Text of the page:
The following is a description of the project I will be pursuing at the University of Guelph as a Fulbright Canada Research Chair in Digital Humanities, 2022-3.
This project develops and implements a new data model that makes discoverable REED London archival information to the semantic web. Working at the University of Guelph, with the Canadian Writing Research Collaboratory (CWRC) and Linked Infrastructure for Networked Cultural Scholarship (LINCS) teams and researchers will allow me to build upon complex understandings of ‘events’ in cultural and historical contexts that were heretofore not possible; through this project I will contribute to larger efforts to develop new ways for scholars and students across the humanities to establish connections across research subjects in the humanities.
REED London consists of a publicly accessible dataset of thousands of pieces of documentary evidence from 1200-1650 of performance, music, and theatre in London. These records range from legal proceedings to ledgers of payments for goods and services to parish registers to eyewitness accounts of the business of performance, as well as the experience of performance. From these records we have created an authority list of over 2,000 names of men and women from all socio-economic groups, and over 400 London place toponyms associated with performance. We are also developing an ontology (with CWRC and REED Online) of occupations and offices as they evolved in Britain over this period. The promise of REED London is that because of the breadth of our information, we can actually offer a significant (and as yet unrealized) resource to researchers beyond theatre historians; one of the goals of REED London has always been to make these person and place entities discoverable through linked data – to connect with the complementary work of other researchers focusing on London cultural studies. But offering lists of entities and ontologies is not enough: we need to make discoverable the context in which these people participated in and experienced life in London through performance. The way in which we can do this is to articulate and integrate the reason why REED London records refer to these people, which oftentimes doesn’t align with larger understandings of the City and its identity.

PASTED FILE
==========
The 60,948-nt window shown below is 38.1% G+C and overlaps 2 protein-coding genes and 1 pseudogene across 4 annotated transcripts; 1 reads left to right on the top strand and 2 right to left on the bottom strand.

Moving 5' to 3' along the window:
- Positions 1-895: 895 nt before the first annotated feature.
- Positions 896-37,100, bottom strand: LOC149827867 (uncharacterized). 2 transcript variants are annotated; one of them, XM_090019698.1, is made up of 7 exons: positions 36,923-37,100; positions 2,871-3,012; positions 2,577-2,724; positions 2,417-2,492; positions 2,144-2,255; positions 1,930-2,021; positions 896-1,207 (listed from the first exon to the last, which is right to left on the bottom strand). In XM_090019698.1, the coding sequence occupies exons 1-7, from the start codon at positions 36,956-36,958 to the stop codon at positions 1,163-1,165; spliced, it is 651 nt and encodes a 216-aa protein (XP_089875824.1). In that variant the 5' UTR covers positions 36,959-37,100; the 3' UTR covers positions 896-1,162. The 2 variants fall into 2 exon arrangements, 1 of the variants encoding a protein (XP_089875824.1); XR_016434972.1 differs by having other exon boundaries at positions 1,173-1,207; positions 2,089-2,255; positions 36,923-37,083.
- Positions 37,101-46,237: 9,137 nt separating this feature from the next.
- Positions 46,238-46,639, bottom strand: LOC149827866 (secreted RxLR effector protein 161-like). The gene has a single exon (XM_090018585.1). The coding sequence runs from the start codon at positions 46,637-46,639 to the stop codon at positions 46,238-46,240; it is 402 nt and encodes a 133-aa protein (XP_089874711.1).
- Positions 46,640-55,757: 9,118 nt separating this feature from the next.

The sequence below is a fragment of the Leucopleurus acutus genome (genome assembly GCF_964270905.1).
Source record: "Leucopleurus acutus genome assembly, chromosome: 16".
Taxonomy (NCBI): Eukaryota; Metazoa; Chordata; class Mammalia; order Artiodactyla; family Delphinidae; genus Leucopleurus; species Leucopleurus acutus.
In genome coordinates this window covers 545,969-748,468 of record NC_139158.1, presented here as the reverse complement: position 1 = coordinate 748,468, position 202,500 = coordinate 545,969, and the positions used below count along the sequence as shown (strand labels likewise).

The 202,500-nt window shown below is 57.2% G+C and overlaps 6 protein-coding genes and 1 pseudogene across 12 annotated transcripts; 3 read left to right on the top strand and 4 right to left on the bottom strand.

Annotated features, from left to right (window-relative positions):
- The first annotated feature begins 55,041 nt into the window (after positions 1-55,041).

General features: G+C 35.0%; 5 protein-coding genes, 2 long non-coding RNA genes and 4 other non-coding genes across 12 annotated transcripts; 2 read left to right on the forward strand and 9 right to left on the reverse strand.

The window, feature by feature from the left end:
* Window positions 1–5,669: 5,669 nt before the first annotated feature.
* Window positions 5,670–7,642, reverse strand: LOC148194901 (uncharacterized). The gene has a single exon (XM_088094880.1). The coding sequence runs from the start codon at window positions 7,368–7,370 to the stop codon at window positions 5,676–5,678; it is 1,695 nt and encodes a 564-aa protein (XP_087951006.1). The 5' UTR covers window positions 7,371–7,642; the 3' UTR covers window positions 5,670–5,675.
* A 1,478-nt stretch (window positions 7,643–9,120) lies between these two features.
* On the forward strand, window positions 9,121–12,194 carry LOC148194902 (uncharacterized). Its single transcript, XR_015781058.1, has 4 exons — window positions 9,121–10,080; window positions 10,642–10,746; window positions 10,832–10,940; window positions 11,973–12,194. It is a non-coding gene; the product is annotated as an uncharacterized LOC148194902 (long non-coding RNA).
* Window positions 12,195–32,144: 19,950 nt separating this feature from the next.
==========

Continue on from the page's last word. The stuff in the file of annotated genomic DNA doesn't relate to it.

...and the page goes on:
The context is rooted in the idea of the ‘event’ – not only the performance itself, which involved a variety of participants (performers, musicians, and audiences), but also the business occurrences that were required for the performance events to take place, involving an overlapping set of participants (set builders, clothiers, instrument makers, financiers, legal and municipal officials). Furthermore, the idea of performance and entertainment was woven into the fabric of London (royal progresses, church ales, guild feasts, public punishments) and so involved an unexpectedly broad number of people and places that are not traditionally associated with our modern understandings of staged entertainments. In these ways, therefore, establishing a data model for the concept of ‘event’ using the REED London records offers great promise for historians because our events are doubled – the event(s) described related to business (a lawsuit, payment for services rendered or belongings damaged, bestowal of an honorary title or membership in one of the Worshipful Companies or Inns of Court) and the experiences of those who participated in or witnessed the performances (eyewitness accounts in diaries, correspondence, chronicles). The challenge, however, lies in how to create a model that both accommodates this richness and is useful to both to REED London and to other researchers, and avoids establishing a process that is unsustainable across thousands of pieces of information.